The term bioswale is used loosely to describe a landscape feature that both collects and delivers water farther downstream, while providing the benefits mentioned herein. The great thing about their concave nature is that they also provide more ground surface area for water to percolate into soil before we get sheet flow of stormwater across a landscape. This is crucial in urban and developed places, because the ratio of impermeable surface to vegetated and natural areas is very high, resulting in intense flushes of water volume across a landscape that has not historically been designed to treat water respectfully. Our preponderance of stormwater sewers in the US is testament to the afterthought that our waterways were often given as this great country was developed during the 20th century. Today, most designers and planners are very conscious of the power of water to either destroy or provide opportunities for life to flourish. It’s mostly a difference of how well we capture and slow water down without allowing too much to build up in one place.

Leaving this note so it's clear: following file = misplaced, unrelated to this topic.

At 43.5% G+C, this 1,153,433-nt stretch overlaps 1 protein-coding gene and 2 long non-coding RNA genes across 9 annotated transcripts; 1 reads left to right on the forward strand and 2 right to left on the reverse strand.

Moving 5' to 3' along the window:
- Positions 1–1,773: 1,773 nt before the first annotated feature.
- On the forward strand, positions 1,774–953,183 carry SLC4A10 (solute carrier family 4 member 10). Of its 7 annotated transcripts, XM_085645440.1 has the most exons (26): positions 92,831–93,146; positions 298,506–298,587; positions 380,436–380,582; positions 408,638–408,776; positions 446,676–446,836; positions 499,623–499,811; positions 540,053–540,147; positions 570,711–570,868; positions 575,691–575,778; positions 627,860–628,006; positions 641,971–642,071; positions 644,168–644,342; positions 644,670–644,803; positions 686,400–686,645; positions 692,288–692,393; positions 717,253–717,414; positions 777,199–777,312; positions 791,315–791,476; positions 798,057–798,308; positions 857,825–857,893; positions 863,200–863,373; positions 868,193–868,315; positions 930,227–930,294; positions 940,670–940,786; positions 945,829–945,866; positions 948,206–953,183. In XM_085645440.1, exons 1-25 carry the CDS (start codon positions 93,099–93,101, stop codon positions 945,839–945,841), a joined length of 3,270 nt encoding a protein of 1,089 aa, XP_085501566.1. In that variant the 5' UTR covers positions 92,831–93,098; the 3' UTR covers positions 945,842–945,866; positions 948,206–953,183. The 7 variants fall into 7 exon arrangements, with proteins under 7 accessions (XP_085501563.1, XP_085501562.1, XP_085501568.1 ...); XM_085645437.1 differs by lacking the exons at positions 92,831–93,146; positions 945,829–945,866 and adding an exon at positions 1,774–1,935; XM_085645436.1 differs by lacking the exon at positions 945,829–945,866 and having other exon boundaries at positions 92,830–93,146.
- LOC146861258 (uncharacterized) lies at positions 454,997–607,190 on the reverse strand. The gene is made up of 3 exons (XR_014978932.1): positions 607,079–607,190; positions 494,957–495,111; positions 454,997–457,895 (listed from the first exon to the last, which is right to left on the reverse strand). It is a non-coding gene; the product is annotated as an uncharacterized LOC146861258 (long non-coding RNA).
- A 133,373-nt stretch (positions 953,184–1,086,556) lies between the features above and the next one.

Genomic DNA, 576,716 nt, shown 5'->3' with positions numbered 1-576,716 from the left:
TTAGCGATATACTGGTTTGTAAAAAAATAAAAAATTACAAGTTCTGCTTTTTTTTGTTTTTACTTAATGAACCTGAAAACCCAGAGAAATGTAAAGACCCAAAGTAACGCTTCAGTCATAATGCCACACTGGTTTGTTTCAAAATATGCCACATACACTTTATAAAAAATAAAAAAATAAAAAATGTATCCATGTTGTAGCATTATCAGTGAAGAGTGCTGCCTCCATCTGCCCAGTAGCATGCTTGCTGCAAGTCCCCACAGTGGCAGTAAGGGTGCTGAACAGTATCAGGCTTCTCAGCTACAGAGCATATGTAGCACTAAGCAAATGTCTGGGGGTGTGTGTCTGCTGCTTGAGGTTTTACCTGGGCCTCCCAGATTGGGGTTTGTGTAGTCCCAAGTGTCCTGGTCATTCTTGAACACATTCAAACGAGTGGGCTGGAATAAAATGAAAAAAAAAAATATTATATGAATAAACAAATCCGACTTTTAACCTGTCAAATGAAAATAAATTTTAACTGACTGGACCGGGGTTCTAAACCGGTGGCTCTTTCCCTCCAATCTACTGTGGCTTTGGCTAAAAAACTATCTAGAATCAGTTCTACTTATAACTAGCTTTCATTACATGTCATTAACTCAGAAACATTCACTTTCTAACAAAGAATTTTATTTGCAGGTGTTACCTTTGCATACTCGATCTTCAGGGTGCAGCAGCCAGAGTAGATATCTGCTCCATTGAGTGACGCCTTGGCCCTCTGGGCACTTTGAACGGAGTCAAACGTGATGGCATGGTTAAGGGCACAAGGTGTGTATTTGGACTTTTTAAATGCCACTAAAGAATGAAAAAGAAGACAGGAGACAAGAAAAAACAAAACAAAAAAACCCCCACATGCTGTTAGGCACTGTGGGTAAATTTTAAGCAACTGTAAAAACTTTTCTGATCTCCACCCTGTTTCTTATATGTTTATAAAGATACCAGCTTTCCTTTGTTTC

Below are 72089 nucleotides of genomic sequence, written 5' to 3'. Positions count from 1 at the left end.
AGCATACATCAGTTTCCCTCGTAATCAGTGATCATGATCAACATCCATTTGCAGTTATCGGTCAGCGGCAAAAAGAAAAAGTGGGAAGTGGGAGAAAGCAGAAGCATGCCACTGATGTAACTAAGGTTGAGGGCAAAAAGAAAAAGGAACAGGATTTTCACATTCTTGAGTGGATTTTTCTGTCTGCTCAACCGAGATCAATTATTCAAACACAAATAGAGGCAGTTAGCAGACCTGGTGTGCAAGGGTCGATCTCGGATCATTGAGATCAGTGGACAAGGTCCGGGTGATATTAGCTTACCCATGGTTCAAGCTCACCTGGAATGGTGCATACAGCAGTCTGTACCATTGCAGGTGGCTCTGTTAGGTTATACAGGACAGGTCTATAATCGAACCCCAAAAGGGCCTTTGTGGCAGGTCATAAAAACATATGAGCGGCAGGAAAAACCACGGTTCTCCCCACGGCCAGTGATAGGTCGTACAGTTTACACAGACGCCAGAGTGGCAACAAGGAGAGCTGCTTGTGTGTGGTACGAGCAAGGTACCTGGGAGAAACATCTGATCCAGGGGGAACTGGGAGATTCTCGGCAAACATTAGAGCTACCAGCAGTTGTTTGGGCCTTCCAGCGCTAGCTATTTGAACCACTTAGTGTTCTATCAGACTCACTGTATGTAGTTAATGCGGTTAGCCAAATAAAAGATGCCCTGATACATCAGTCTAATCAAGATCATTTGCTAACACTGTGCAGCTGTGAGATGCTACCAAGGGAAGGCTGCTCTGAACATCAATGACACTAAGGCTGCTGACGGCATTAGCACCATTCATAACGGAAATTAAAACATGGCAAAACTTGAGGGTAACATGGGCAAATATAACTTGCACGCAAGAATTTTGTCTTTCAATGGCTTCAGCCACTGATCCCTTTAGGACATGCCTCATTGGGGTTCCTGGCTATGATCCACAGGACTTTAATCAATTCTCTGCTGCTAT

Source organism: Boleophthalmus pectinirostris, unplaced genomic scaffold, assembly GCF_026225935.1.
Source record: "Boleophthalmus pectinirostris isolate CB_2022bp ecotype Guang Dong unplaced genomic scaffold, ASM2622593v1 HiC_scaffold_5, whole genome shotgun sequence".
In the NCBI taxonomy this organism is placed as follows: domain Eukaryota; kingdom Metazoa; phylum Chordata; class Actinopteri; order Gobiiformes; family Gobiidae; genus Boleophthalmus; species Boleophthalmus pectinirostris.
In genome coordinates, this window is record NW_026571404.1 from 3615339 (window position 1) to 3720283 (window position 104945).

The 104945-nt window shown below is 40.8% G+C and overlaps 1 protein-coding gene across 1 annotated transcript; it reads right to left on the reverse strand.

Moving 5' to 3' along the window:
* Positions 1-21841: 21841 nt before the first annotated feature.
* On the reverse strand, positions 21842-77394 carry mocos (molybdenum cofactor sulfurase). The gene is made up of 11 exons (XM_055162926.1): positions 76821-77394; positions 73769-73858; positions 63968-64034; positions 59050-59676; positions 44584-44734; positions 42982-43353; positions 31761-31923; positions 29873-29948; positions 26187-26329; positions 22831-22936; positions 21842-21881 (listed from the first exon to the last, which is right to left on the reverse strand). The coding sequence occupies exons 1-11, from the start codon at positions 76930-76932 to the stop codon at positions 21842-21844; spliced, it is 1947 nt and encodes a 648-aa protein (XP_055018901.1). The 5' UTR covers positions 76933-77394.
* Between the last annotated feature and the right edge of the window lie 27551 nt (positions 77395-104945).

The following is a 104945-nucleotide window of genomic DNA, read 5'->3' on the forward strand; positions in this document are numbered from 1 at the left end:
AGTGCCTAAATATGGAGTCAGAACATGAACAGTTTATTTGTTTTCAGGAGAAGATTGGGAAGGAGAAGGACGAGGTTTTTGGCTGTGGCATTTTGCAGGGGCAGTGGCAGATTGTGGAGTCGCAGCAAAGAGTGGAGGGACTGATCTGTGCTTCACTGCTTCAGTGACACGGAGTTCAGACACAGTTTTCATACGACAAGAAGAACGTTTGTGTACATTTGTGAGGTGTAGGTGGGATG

When exploring your local bioswale, look for these important features:
• Native plants that insects and other organisms rely on.
• Where does the water come from? Has this been blocked by sediment?
• How fast is water flowing or building up in the Bioswale when it rains? How fast does the water dry up after the rain?
• A smile on your face!
Dharma Rain has acquired a property that was formerly a landfill and is renovating it to be a wildlife refuge. The property will soon have organic vegetable gardens, community housing, a community center and natural habitat plantings. To visit go to their website here: http://dharma-rain.org/new-campus/